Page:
Tuesday, October 5, 2010

More Jobs per Acre

If we want to solve the problems of unemployment, under-employment, and poverty, we need to look at two different components of material wealth. One component of wealth is God- and/or Nature- given, such as land, clean water, clean air, and radio spectrum. These are things which no human creates. Another component of wealth is work or what humans do with a share of nature to produce the things we need for life, starting with food, clothing, and shelter. Every material thing outside of ourselves is a product of these two components.
How do we create an environment the allows a working person person to earn sufficient income in order to acquire those things we need in order to live in a dignified way? We must look at these two components and and ask what our public policy must be, especially our tax policy.

If we want to maximize the opportunities to work we must not tax work, or the creation of work. This means that sales taxes, goods and services tax, Value Added Tax, and wage taxes are barriers to a person exchanging his or her work for the work of another person. Such taxes mean that a person must labor more hours to meet their needs.

We must also be sure that the God-given natural resources are not hoarded or titled in such a way that land-ownership is a way to wealth without work. We must not allow this vestige of slavery to be the pathway to riches for the few and poverty for the many in this world.

The way to do this is by a tax shift, starting with lowering the part of property tax on buildings and increasing the part on land. This has been done in many jurisdiction on the US, especially in Pennsylvania, in Australia, with the result that the number of empty and underused lots is greatly reduced. It reduces the burden of working and of providing work. It reduces the bait to speculate on land which means that home and farm buyers do not need to bid against land speculation. This tax shift results in More Jobs Per Acre. Who doesn't want more jobs per acre?

For more information, check out: http://wealthandwant.com/ or http://progress.org/

Monday, May 10, 2010

How will I get there?

How will I get there?
How will it be?
Will it be one wheel?
Or will it be three?

One wheel is unstable,
I'll probably fall;
Three wheels is too wide,
I'll never get there at all!

I know how I'll get there!
I know what I'll do!
The right number of wheels, for one person,
is two!

Sunday, May 9, 2010

Downstream or Upstream

When we confront the multitude of problems that our country and our world face: Pollution, Unemployment, Homelessness and Lack of Affordable Housing, and Environmental Disasters, for instance, there are two ways of trying to solve them: I call them Downstream and Upstream.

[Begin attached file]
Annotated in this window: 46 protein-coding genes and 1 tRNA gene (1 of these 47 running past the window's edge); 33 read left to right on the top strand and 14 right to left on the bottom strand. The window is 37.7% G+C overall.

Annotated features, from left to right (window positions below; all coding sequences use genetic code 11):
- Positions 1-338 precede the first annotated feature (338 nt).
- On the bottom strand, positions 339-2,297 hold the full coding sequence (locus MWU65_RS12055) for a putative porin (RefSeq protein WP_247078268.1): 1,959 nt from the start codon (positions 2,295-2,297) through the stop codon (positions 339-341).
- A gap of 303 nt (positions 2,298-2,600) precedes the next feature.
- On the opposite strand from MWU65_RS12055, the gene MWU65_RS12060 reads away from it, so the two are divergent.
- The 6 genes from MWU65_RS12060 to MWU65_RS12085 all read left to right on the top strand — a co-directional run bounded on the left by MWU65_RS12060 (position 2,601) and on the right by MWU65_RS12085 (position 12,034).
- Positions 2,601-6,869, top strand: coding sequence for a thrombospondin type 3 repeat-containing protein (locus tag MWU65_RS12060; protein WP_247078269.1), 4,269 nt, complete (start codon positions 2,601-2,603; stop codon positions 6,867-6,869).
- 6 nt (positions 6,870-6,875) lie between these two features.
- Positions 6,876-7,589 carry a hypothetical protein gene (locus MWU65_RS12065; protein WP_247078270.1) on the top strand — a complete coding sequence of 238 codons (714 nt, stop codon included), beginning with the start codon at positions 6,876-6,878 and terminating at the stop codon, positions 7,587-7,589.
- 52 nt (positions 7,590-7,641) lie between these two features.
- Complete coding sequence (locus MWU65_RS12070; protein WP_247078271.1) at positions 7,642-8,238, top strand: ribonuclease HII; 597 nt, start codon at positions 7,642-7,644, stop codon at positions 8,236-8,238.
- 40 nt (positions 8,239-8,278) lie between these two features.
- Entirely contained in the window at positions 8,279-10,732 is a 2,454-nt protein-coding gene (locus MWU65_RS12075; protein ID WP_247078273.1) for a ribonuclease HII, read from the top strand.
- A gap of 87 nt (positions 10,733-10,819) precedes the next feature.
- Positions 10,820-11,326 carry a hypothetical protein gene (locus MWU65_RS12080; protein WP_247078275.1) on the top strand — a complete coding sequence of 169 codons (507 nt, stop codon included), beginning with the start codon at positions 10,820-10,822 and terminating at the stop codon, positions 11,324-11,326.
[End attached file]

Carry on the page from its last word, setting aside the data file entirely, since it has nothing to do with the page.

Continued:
For instance, do we solve the problem of polluted rivers by trying to rid the rivers of pollutants after they get in the river by trying to cleanse the river downstream after it's polluted? or do we control the pollution of the river upstream by limiting the use of pollutants near that river? It would seem much more sensible to limit to control pollution before it gets to the river.

In the same way, we can tackle unemployment, or a least some of its results, by providing unemployment benefits after a person is unemployed. The would be trying to solve the problem downstream. Or we could change the tax system so that a person is not penalized with increased taxes when they work, or provide work. This would be an upstream solution.

With homelessness and lack a affordable housing, we can set up a means test, that is, an income or asset criterion, which would decide if a person would be eligible to receive a subsidy for housing, which would be collected from other people who do not meet this criterion. Those who are just on the other side of this criterion would have to contribute to this subsidy through taxes or other government mandates, either direct or indirect. A downstream solution. Or we could change our tax system so that it increases effective wages and lowers the land portion cost of housing. That would be an upstream solution.

The recent oil spill suggests that this could have been prevented by more controls over those who produce oil (upstream solution). The questions arise:
  1. Who would appoint the watchers? Probably, whichever government is in office at the moment.
  2. Would those who appoint the watchers be influenced by those who profit from lack of control? You can answer that one.